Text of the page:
How to Find Hunting Land in Texas

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Hunting land is ideal not just for your personal recreational use, but also as an investment if selected in the right area. After all, you probably won’t be on your hunting land all the time, but you can still turn a nice profit leasing the land out to hunters.

Taking advantage of the hundreds of land listings in Texas can help you find the right option if you know what to look for. These tips will help you make the best choices when buying Texas hunting land.

 

Find Out How Much Wildlife is There

You may or may not get useful information from the seller – if they aren’t hunters or wildlife enthusiasts, they might not pay much attention to such things. If the land you’re interested in has a history of hunting leases, getting in touch with previous hunters could yield helpful information.

The neighbors on adjacent properties can also be helpful since most members of the hunting community are willing to share information. A nearby game warden an also be helpful, especially for cluing you into any special regulations you need to know about.

Don’t overlook how helpful Texas Parks and Wildlife could be in letting you know what kinds of wildlife you can hunt are known to reside in the area.

 

Discover More About the Terrain and Water

All types of terrain are not suitable for every hunter’s needs, so you will need to give some consideration to the type of terrain on the property and the water situation.  Here are some things to keep in mind:

  • Elevation differences usually don’t impact the quality of hunting
  • Areas that allow cattle grazing may disrupt some bird hunting
  • Cactus tends to provide a good nesting area for some species like quail
  • Find out if the property has a well, where the closest potable water source is in absence of a well, and how much it costs to run water lines in if the property has a house or cabin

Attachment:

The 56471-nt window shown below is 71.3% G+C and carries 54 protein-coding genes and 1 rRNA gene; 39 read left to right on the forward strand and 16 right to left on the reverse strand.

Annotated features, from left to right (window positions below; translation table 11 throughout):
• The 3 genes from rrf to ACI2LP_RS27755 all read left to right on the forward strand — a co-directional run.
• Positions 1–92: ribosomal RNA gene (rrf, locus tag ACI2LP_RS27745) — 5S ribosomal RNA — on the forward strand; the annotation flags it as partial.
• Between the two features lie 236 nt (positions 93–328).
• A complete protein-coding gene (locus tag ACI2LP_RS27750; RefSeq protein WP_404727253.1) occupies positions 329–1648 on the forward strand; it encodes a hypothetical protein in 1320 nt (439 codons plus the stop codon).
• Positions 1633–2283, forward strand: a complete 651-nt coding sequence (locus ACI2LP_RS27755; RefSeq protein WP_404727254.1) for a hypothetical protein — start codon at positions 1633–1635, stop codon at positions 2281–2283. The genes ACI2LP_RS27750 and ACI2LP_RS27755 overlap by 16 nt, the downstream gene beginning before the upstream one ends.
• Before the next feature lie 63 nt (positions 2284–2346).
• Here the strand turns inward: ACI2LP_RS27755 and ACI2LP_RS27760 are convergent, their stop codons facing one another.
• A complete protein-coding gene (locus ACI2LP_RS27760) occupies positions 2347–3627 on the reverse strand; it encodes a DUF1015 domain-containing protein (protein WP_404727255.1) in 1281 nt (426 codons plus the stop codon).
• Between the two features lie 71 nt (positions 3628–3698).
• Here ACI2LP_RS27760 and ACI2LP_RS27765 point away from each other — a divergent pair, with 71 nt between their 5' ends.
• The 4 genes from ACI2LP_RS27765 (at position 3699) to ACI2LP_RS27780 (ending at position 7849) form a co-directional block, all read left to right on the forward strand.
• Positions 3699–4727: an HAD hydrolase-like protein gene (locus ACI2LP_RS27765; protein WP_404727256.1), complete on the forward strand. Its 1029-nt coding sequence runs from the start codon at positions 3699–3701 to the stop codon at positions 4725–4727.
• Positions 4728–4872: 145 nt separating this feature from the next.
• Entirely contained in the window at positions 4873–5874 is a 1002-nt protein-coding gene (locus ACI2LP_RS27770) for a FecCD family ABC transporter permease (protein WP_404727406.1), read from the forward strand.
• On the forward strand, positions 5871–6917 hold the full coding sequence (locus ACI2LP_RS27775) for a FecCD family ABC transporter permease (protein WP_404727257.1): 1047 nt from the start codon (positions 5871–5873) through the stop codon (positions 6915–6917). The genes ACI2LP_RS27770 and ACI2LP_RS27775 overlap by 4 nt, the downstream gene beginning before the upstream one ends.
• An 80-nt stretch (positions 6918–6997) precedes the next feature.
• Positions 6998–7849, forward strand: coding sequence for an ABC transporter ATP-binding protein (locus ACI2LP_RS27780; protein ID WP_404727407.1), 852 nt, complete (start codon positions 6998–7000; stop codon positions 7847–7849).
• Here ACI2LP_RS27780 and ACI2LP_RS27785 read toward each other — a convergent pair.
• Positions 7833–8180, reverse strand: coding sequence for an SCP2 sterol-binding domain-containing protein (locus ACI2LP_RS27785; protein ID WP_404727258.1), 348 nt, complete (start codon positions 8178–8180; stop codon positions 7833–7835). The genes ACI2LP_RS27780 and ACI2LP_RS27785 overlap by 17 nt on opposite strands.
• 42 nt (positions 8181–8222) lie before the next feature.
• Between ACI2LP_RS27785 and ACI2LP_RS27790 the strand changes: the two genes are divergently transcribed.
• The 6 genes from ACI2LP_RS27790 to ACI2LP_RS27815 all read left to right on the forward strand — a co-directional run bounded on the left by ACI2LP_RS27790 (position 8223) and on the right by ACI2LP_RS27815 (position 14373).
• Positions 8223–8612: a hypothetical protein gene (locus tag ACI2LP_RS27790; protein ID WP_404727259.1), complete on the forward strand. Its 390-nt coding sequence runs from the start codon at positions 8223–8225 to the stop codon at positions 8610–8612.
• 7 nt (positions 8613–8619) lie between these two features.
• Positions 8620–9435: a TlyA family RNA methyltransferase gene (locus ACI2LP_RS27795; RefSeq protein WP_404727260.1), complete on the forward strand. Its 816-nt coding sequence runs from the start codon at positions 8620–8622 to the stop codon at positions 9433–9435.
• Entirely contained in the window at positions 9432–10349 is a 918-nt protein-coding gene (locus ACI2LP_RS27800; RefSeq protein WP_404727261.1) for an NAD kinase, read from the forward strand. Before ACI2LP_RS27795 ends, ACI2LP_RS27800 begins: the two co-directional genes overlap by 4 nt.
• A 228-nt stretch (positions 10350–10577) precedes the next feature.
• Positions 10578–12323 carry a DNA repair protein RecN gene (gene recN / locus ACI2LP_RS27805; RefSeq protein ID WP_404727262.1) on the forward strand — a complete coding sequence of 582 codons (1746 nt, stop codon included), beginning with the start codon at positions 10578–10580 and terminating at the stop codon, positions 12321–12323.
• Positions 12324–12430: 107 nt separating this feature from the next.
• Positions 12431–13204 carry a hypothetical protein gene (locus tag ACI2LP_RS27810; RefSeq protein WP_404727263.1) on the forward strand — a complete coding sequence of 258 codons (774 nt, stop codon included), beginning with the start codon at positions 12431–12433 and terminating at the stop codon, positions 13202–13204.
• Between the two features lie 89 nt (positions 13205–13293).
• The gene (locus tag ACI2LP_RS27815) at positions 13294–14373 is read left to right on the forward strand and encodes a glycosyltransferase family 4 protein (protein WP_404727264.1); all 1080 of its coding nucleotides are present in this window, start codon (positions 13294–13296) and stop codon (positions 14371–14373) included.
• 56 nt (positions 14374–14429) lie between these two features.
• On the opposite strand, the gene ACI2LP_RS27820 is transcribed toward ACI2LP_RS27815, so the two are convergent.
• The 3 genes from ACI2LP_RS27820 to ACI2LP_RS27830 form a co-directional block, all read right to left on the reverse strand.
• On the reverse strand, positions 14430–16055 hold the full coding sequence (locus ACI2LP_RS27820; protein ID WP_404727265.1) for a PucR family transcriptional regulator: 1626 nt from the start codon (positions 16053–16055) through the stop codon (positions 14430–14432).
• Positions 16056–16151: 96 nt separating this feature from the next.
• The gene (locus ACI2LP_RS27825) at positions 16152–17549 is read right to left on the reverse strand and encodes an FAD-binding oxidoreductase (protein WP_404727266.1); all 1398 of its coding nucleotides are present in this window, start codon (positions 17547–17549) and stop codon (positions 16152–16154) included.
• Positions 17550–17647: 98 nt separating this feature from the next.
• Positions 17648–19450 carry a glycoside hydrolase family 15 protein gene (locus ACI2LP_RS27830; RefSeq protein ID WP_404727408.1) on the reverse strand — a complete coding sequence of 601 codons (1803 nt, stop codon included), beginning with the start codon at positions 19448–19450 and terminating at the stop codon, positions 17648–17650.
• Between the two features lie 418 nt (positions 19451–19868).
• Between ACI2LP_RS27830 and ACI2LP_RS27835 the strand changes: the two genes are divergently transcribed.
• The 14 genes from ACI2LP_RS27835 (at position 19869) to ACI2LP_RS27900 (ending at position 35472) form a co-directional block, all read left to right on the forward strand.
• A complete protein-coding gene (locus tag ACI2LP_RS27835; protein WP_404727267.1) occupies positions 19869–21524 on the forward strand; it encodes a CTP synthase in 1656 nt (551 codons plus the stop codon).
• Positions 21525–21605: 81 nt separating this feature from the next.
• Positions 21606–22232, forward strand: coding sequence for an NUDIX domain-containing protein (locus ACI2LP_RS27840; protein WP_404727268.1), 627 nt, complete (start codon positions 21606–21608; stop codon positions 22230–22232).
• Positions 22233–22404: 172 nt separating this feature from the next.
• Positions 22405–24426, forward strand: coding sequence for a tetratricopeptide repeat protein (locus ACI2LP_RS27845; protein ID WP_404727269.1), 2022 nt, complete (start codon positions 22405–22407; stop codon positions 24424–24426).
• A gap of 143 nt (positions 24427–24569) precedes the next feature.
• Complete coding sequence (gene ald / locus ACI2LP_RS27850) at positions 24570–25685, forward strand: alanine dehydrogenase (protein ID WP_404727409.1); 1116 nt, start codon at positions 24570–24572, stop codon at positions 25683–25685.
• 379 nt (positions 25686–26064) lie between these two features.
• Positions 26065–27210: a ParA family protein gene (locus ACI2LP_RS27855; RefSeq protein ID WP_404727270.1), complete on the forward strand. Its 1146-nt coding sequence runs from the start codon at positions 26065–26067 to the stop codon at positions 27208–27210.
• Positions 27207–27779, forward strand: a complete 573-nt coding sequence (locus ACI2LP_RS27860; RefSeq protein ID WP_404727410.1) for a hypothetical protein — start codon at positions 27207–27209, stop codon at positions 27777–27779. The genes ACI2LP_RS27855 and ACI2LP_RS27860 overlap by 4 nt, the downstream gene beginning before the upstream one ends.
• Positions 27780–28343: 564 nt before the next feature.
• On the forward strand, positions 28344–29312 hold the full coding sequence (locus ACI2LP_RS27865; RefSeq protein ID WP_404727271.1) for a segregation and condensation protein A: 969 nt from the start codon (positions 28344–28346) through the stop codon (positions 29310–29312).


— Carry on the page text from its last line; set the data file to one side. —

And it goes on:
• Standing water in a creek or lake is ideal for waterfowl and deer alike 

Find Out About the Neighbors or Problem Visitors

Avoiding problems with neighbors who are non-hunters is an important step, but this can be a little difficult if you don’t know the area well. Taking a few steps to identify past or potential problems will make it easier for you to make your choice. 

One thing to look for is whether any hunting blinds are on or close to property lines. These situations can cause problems on general principle, especially if stray bullets could hit a person, pet or object on the next property. 

The sheriff’s department or game warden can prove most helpful in letting you know if anyone has complained about trespassing. People who get used to trespassing without any challenges often prove to be trouble. 

 

Easements and Property Access

Some of the best hunting property might be in locations that are not easily accessible from public roads. A few helpful things to keep in mind about property access include:

  • Expressed or deeded easements allow you to cross someone else’s property to get to your hunting land
  • Implied easements are a lot more complex, involving access that has been given over time
  • Some properties may have multiple access points, making it harder to keep poachers off the land
  • Hunting properties often have county roads that dead end at the main entrance
  • All weather roads can make a difference in how accessible your property is during winter or other times with inclement weather

Tax and Investment Considerations

Wildlife and agriculture exemptions help reduce your property tax liability. If you intend to lease the land out to other hunters, this, combined with the reduced property taxes, is likely to benefit you in the long run.

The right accountant can make all the difference in helping you make the most of these options.

Buying hunting land in Texas an be a good investment for both personal and business reasons. Knowing how to search for the best options will make everything easier in the long run.

Are you considering buying hunting land in Texas?  I would love to hear your thoughts on this in the comments below.

Cheers!

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